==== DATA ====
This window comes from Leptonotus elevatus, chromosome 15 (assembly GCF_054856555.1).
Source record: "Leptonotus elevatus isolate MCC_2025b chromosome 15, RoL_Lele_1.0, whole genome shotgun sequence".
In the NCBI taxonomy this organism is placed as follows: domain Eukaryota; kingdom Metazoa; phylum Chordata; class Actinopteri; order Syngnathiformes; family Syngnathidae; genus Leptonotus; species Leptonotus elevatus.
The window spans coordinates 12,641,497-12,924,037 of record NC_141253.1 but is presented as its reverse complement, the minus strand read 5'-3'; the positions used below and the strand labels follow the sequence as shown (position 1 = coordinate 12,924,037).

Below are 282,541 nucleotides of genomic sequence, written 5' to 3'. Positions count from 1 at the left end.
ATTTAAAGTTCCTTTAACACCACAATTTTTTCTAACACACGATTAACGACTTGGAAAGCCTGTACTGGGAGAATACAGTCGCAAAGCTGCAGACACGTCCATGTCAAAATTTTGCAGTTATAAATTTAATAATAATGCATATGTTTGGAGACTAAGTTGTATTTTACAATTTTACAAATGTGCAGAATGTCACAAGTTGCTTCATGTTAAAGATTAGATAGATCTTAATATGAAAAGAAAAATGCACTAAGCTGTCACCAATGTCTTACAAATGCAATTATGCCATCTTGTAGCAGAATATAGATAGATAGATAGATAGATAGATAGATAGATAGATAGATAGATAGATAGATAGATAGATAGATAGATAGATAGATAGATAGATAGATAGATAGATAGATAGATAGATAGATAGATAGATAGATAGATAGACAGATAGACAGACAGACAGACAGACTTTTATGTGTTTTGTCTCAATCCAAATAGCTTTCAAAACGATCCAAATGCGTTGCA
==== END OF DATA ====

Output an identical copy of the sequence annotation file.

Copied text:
This window comes from Leptonotus elevatus, chromosome 15 (assembly GCF_054856555.1).
Source record: "Leptonotus elevatus isolate MCC_2025b chromosome 15, RoL_Lele_1.0, whole genome shotgun sequence".
In the NCBI taxonomy this organism is placed as follows: domain Eukaryota; kingdom Metazoa; phylum Chordata; class Actinopteri; order Syngnathiformes; family Syngnathidae; genus Leptonotus; species Leptonotus elevatus.
The window spans coordinates 12,641,497-12,924,037 of record NC_141253.1 but is presented as its reverse complement, the minus strand read 5'-3'; the positions used below and the strand labels follow the sequence as shown (position 1 = coordinate 12,924,037).

Below are 282,541 nucleotides of genomic sequence, written 5' to 3'. Positions count from 1 at the left end.
ATTTAAAGTTCCTTTAACACCACAATTTTTTCTAACACACGATTAACGACTTGGAAAGCCTGTACTGGGAGAATACAGTCGCAAAGCTGCAGACACGTCCATGTCAAAATTTTGCAGTTATAAATTTAATAATAATGCATATGTTTGGAGACTAAGTTGTATTTTACAATTTTACAAATGTGCAGAATGTCACAAGTTGCTTCATGTTAAAGATTAGATAGATCTTAATATGAAAAGAAAAATGCACTAAGCTGTCACCAATGTCTTACAAATGCAATTATGCCATCTTGTAGCAGAATATAGATAGATAGATAGATAGATAGATAGATAGATAGATAGATAGATAGATAGATAGATAGATAGATAGATAGATAGATAGATAGATAGATAGATAGATAGATAGATAGATAGATAGATAGATAGATAGATAGACAGATAGACAGACAGACAGACAGACTTTTATGTGTTTTGTCTCAATCCAAATAGCTTTCAAAACGATCCAAATGCGTTGCA